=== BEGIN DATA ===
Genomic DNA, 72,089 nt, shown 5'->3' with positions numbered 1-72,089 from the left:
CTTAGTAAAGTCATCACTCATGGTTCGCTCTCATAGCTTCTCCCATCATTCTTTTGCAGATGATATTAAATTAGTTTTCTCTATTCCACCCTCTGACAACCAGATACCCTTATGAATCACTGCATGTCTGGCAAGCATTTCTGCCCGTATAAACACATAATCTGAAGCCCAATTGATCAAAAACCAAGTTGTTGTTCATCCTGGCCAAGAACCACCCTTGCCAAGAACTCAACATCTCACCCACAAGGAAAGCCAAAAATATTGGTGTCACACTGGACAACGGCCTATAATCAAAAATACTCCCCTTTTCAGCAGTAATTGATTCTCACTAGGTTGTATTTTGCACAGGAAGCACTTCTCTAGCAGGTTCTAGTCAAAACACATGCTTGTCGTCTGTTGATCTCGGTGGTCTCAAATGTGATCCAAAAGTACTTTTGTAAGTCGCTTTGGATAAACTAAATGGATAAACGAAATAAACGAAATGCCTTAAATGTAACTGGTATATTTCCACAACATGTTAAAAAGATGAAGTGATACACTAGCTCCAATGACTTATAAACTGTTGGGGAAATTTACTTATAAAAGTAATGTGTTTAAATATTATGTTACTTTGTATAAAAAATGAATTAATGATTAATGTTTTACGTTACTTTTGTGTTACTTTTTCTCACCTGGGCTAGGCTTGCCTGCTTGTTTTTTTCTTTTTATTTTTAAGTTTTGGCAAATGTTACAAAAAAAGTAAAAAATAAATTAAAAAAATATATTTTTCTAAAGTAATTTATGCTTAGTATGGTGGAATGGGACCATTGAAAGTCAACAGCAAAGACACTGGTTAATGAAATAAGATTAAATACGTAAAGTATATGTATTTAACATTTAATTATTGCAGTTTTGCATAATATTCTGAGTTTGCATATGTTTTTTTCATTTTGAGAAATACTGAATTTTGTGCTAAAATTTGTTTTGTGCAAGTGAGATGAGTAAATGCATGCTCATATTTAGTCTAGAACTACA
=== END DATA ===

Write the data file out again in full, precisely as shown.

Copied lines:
Genomic DNA, 72,089 nt, shown 5'->3' with positions numbered 1-72,089 from the left:
CTTAGTAAAGTCATCACTCATGGTTCGCTCTCATAGCTTCTCCCATCATTCTTTTGCAGATGATATTAAATTAGTTTTCTCTATTCCACCCTCTGACAACCAGATACCCTTATGAATCACTGCATGTCTGGCAAGCATTTCTGCCCGTATAAACACATAATCTGAAGCCCAATTGATCAAAAACCAAGTTGTTGTTCATCCTGGCCAAGAACCACCCTTGCCAAGAACTCAACATCTCACCCACAAGGAAAGCCAAAAATATTGGTGTCACACTGGACAACGGCCTATAATCAAAAATACTCCCCTTTTCAGCAGTAATTGATTCTCACTAGGTTGTATTTTGCACAGGAAGCACTTCTCTAGCAGGTTCTAGTCAAAACACATGCTTGTCGTCTGTTGATCTCGGTGGTCTCAAATGTGATCCAAAAGTACTTTTGTAAGTCGCTTTGGATAAACTAAATGGATAAACGAAATAAACGAAATGCCTTAAATGTAACTGGTATATTTCCACAACATGTTAAAAAGATGAAGTGATACACTAGCTCCAATGACTTATAAACTGTTGGGGAAATTTACTTATAAAAGTAATGTGTTTAAATATTATGTTACTTTGTATAAAAAATGAATTAATGATTAATGTTTTACGTTACTTTTGTGTTACTTTTTCTCACCTGGGCTAGGCTTGCCTGCTTGTTTTTTTCTTTTTATTTTTAAGTTTTGGCAAATGTTACAAAAAAAGTAAAAAATAAATTAAAAAAATATATTTTTCTAAAGTAATTTATGCTTAGTATGGTGGAATGGGACCATTGAAAGTCAACAGCAAAGACACTGGTTAATGAAATAAGATTAAATACGTAAAGTATATGTATTTAACATTTAATTATTGCAGTTTTGCATAATATTCTGAGTTTGCATATGTTTTTTTCATTTTGAGAAATACTGAATTTTGTGCTAAAATTTGTTTTGTGCAAGTGAGATGAGTAAATGCATGCTCATATTTAGTCTAGAACTACA